The rotator cuff is a group of muscles of which the tendons associated surround and stabilize the shoulder joint during most movements. As well as this it also gives you strength and fluid motion to rotate and raise the arm. If the tendons of the rotator cuff are swollen or damaged you may have rotator cuff tendinopathy. This can happen because of a previous injury or maybe a fall or sports injury that did not have the right rehabilitation process and instability is present in the shoulder.
Shoulder tendinopathy is a very progressive injury that can commonly occur with rotator cuff tears, shoulder bursitis or biceps tendinosis. Moreover, it can also exist with calcific tendons although the main causative injury is shoulder impingement.
Symptoms of shoulder tendinopathy
- Decreased shoulder strength
- Pain when laying on affected side
- Pain in the back of the shoulder
- Occasionally feeling clicking at the shoulder.
- Pain with movement of the shoulder
(typically horizontal movements)
Causes of tendinopathy
The most common cause of shoulder tendon issues is overuse of the rotator cuff rather than one injury or impact-based trauma. Typically, what happens at the shoulder is you may suffer with impingement type symptoms whereby the joint space has closed and friction and compression is being placed on these tendons. From there this friction causes irritation and in some cases inflammation of the tendons. This then can materialise into tendinopathy of the shoulder.
Risks factors leading to tendinopathy
- Static postures for long periods of time
- Lack of rest
- Working with arms above shoulder height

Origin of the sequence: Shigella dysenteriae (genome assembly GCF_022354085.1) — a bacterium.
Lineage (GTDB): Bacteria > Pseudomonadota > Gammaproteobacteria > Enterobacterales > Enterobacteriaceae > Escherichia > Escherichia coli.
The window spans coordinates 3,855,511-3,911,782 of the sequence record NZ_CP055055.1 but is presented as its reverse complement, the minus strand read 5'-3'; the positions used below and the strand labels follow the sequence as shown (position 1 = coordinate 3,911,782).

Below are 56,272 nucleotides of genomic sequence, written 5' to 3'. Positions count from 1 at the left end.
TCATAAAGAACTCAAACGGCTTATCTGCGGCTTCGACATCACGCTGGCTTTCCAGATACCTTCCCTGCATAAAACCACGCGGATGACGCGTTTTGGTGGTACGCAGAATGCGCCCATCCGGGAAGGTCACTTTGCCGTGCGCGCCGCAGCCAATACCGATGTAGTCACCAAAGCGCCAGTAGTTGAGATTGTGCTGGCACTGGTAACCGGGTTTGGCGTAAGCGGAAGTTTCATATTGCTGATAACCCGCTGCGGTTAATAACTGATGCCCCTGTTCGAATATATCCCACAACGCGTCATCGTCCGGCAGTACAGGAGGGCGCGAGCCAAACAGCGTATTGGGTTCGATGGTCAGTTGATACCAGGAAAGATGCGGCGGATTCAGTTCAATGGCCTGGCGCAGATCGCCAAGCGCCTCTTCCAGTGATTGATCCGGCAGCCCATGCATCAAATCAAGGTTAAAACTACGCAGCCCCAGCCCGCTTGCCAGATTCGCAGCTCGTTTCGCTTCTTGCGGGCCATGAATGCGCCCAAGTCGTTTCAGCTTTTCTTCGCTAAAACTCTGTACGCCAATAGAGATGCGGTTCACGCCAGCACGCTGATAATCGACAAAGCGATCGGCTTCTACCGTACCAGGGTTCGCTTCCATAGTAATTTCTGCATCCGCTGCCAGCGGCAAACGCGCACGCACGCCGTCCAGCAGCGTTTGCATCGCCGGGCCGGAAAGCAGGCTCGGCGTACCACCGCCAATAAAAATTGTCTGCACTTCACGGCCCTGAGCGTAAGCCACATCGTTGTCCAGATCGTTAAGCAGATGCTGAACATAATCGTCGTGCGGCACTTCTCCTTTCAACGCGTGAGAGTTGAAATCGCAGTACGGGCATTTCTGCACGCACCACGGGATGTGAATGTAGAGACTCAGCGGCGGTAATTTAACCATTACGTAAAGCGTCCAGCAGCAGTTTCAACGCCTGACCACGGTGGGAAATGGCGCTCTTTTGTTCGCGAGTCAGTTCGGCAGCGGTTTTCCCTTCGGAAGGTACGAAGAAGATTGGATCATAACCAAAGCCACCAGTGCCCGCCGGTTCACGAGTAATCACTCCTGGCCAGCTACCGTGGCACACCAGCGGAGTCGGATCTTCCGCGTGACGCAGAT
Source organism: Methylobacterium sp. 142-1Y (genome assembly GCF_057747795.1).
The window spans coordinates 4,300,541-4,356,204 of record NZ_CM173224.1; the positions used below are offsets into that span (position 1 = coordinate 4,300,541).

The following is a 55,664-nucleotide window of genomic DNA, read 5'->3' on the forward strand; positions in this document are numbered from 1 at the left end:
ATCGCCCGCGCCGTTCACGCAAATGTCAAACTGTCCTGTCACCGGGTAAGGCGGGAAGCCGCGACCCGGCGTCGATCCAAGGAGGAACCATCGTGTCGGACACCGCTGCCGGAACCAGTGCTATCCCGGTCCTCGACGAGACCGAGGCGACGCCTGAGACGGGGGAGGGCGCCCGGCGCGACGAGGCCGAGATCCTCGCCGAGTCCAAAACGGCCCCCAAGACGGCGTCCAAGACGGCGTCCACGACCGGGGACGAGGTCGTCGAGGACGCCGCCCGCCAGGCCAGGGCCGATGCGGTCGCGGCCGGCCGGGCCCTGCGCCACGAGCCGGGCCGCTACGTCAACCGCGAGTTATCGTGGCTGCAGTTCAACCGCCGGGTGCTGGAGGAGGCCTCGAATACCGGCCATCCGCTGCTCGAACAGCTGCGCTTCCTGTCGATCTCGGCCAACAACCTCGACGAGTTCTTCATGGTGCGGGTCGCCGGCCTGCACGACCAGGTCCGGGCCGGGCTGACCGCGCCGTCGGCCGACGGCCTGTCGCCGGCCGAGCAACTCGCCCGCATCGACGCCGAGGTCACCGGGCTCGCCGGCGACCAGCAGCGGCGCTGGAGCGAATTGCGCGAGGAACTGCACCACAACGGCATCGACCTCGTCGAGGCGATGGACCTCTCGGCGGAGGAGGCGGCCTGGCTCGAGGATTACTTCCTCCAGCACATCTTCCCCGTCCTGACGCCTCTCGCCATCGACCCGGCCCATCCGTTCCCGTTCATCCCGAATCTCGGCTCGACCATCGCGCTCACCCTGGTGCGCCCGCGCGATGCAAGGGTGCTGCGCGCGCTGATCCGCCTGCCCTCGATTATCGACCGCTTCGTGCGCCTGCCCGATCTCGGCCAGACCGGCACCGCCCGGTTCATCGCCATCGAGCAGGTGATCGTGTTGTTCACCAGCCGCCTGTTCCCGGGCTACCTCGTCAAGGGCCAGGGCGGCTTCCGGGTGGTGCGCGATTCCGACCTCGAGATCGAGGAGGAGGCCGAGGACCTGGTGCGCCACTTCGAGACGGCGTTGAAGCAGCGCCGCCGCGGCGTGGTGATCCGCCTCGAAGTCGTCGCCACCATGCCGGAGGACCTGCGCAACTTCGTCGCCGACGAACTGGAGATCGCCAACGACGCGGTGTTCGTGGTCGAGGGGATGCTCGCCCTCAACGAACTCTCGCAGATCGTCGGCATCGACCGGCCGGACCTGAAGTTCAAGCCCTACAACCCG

- Repetitive arm movements
- Heavy lifting
- Muscle imbalances
- Decreased flexibility
- Advancing age
Management and treatment
In the early phase of recovery home management can be key to reducing your symptoms. Initially you may be unable to move your arm or lay on the affected side. The first home management advice is to immobilise the shoulder as much as possible and avoid any movement that provokes your pain.
Another simple and effective step in treating this injury is icing several times a day for 15 minutes at a time. Supporting the shoulder as much as possible will contribute to a faster recovery so wearing a sling or getting a shoulder taped by a physiotherapist will provide pain relief and, in some cases, may allow you to sleep without pain.
Anti-inflammatory medication is also recommended this will aid in the reduction of swelling in the tendons and can also help reduce pain levels. Initially it is best to avoid anti-inflammatory medication in the first 48 – 72 hours as it may encourage bleeding in the damaged areas.
If you have any of the symptoms as above after 1-2 weeks with no improvement after home management you should seek medical advice from a physiotherapist. They will use techniques like soft tissue massage, stretching and strengthening to prepare the muscles for further exercise and stretching so that you can regain full function of the affected shoulder without pain.